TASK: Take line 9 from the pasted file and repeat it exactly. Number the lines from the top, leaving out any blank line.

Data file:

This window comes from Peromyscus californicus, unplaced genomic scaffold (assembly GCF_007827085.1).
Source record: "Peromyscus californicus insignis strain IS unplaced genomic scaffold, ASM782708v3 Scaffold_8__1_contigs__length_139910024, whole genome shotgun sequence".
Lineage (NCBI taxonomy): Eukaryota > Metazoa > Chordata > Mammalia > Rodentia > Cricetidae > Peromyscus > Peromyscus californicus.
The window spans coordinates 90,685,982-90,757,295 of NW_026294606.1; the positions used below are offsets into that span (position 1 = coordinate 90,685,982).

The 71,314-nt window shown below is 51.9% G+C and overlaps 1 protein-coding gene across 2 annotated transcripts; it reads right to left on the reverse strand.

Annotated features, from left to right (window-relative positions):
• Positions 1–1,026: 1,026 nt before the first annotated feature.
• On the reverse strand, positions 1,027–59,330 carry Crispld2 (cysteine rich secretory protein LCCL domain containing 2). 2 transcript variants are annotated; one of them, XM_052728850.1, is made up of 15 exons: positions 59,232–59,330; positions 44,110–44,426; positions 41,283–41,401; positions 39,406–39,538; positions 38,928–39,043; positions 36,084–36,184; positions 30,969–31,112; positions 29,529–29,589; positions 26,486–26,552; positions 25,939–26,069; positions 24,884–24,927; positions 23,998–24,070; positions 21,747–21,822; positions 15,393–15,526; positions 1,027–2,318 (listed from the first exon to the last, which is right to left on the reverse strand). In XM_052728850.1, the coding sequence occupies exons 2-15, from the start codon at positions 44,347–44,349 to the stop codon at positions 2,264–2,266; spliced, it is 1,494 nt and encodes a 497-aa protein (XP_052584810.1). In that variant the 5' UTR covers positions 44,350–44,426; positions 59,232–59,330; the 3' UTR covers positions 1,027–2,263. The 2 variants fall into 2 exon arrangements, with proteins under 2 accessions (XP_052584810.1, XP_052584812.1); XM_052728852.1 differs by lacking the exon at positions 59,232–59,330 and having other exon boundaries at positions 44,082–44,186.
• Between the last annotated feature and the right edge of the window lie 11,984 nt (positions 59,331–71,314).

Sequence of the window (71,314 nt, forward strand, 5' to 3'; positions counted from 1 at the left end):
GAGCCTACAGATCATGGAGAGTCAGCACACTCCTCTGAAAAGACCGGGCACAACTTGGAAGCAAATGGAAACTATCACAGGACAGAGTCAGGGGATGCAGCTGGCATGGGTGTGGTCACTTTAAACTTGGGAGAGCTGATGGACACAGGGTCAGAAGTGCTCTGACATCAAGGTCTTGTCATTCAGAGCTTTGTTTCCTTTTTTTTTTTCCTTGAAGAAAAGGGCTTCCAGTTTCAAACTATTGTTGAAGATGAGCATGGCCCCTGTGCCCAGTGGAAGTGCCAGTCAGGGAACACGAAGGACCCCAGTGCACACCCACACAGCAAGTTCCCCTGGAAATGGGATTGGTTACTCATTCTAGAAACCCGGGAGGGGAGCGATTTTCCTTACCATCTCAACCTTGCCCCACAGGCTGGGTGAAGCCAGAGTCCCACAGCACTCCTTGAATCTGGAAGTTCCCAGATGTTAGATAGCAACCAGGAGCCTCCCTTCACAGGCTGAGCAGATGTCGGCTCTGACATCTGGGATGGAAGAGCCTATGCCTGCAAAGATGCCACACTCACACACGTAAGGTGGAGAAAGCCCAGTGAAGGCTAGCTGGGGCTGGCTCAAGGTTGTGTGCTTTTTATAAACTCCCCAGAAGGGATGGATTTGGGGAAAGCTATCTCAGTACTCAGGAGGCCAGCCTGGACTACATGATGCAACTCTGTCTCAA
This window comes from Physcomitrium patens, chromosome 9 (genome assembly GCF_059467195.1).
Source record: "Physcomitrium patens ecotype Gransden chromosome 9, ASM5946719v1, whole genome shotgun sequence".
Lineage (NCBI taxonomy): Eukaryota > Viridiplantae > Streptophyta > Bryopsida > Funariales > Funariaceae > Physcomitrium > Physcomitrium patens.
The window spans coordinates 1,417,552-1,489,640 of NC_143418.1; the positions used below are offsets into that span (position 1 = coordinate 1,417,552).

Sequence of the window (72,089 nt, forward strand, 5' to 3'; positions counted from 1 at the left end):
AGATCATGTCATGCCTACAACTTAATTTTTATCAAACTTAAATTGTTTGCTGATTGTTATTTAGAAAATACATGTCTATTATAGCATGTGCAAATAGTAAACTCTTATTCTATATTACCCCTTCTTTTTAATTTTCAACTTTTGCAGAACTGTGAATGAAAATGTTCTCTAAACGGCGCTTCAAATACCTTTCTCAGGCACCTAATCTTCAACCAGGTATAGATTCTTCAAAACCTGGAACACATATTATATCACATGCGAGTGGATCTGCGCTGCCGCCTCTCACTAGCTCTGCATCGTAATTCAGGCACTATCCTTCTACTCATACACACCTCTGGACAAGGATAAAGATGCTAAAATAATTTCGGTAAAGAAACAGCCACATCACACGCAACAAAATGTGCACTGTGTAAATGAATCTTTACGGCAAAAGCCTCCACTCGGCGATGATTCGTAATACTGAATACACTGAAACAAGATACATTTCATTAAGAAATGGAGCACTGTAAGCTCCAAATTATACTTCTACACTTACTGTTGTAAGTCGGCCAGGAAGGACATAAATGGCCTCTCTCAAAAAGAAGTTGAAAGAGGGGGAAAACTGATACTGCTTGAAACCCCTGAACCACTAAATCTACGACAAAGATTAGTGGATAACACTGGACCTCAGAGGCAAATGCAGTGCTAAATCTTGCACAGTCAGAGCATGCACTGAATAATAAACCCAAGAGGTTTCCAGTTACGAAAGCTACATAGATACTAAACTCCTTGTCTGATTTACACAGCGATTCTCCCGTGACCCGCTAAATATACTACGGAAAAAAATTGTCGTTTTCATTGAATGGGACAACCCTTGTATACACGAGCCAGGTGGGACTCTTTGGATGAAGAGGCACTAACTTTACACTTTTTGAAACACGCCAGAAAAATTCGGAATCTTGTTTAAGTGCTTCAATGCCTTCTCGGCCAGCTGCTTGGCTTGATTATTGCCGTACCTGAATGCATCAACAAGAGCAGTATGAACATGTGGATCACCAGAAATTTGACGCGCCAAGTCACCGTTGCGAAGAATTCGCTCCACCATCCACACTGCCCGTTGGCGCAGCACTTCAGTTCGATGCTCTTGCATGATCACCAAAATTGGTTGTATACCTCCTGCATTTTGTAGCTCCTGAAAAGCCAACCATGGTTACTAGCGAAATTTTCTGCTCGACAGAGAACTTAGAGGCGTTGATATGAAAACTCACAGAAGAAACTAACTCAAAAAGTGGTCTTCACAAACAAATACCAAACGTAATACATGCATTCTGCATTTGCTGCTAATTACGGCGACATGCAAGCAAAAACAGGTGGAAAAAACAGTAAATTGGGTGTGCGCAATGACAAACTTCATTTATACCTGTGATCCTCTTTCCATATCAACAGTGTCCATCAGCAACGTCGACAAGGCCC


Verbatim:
• Between the last annotated feature and the right edge of the window lie 11,984 nt (positions 59,331–71,314).